Christian LivingMinistry

Biblical friendship (part 1): What is a friend?

Over the past few years several studies have shown that social isolation and loneliness poses a bigger risk to our health than smoking or obesity. Loneliness has the same effects on your body as smoking 15 cigarettes a day. It increases your chances of heart disease by 29% and stroke by 32%.[1]

Loneliness is on the rise and churches are not immune.[2] I’ve had numerous conversations with people about how they have no friends at church and as a consequence are thinking about going elsewhere. They are craving friendship.

We shouldn’t be surprised

These things shouldn’t surprise us. Our great God is himself relational. He exists relationally as God the Father, God the Son and God the Holy Spirit. Humanity—you and I—are created in his image as relational beings. 

In Genesis 2 the only thing that is not good in the garden is that Adam has no complement. He is alone—until God creates Eve and declares his creation to be very good. 

We are made for relationships. We need friends.

What is a friend? 

Our world is a bit confused about the idea of friendship. But what is friendship according to the Bible? 

There are lots of parts of the Bible that explore friendship, but if we believe God’s word is ultimately about Jesus, we want to take him as our starting point. So we are going to have a look at friendship through the words of Jesus in John 15, on the night before he was crucified when he was with his disciples in the upper room. Judas Iscariot had already left, so Jesus was lying at the table with the remaining eleven disciples and preparing them for what would take place in the coming days. 

In the moments leading up to this (vv. 1-8), Jesus had been teaching that the mark of being one of his disciples is fruitfulness. He uses an agricultural metaphor to demonstrate his point: God is the gardener, watering and caring for the vine; Jesus is the true vine; and his disciples are the branches of the vine. What flows through the vine flows through the branches, and the branches bear fruit. So Jesus’ disciples will bear fruit that reflects who he is.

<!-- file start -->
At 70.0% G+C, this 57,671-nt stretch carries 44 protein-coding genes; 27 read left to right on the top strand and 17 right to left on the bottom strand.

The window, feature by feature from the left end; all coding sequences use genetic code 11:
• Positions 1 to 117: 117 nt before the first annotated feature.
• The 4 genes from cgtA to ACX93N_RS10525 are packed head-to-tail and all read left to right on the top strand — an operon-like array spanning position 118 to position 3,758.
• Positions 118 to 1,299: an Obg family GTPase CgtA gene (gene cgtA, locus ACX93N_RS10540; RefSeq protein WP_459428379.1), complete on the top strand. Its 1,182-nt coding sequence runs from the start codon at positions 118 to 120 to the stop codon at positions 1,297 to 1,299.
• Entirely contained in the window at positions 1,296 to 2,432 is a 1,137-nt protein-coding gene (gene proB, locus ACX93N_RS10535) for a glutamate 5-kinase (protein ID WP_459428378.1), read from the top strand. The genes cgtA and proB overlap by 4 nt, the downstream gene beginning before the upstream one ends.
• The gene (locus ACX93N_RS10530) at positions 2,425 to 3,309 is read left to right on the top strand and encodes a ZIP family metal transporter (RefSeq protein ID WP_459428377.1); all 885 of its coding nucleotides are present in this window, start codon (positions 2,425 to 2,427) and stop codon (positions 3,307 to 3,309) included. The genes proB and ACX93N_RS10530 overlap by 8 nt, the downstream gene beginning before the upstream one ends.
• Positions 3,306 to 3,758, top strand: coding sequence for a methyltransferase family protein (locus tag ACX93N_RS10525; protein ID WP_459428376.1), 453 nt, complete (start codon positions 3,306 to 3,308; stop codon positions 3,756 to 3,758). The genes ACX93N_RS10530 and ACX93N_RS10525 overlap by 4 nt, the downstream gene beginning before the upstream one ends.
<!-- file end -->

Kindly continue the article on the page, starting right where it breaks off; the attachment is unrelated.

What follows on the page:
Friendship is a product of love 

Jesus then goes on to talk about love. In verse 9 it’s clear that just as the Father loved Jesus, Jesus has loved the disciples. And he wants them to remain in his love. But how are they to remain in his love? It’s by loving each other as Jesus has loved them (v. 12). 

The Father loved Jesus, Jesus loved his disciples, and Jesus commands his disciples to love each other just has he has loved them. So we see love flow from the gardener to the vine to the branches. 

Maybe you’re wondering how this relates to friendship. Well, look at what Jesus says next: 

“Greater love has no one than this: to lay down one’s life for one’s friends. You are my friends if you do what I command.” (vv. 13-14)

And we know Jesus’ command is that they love each other as he has loved them (v. 12). 

So it’s in the context of love that friendship exists. Jesus seems to be suggesting that you can’t be a friend without love. Friendship doesn’t stand alone as a concept. Love and friendship go hand in hand. 

Sometimes I find love such an abstract, wishy-washy concept. But I think Paul’s definition of love in 1 Corinthians 13 can be really helpful in thinking through what it means to be a friend who loves: 

Love is patient, love is kind. It does not envy, it does not boast, it is not proud. It does not dishonor others, it is not self-seeking, it is not easily angered, it keeps no record of wrongs. Love does not delight in evil but rejoices with the truth. It always protects, always trusts, always hopes, always perseveres. (vv. 4-7)

So a friend is patient and kind. A friend doesn’t get jealous or brag or keep a record of all the times they’ve been hurt. A friend stops others from doing something evil and points to the truth. A friend protects, trusts, hopes and perseveres. 

But this is not easy. Loving comes at a cost. And this brings us to our second point about being a friend. 

Friendship is sacrificial 

In John 15 Jesus also teaches that friendship is sacrificial—that “greater love has no one than this: to lay down one’s life for one’s friends” (v. 15). And we know that Jesus did go on to do exactly that. 

We see that true love comes at a cost. Friendship will be costly in terms of our personal convenience and time, and as we move out of our comfort zone and make ourselves vulnerable.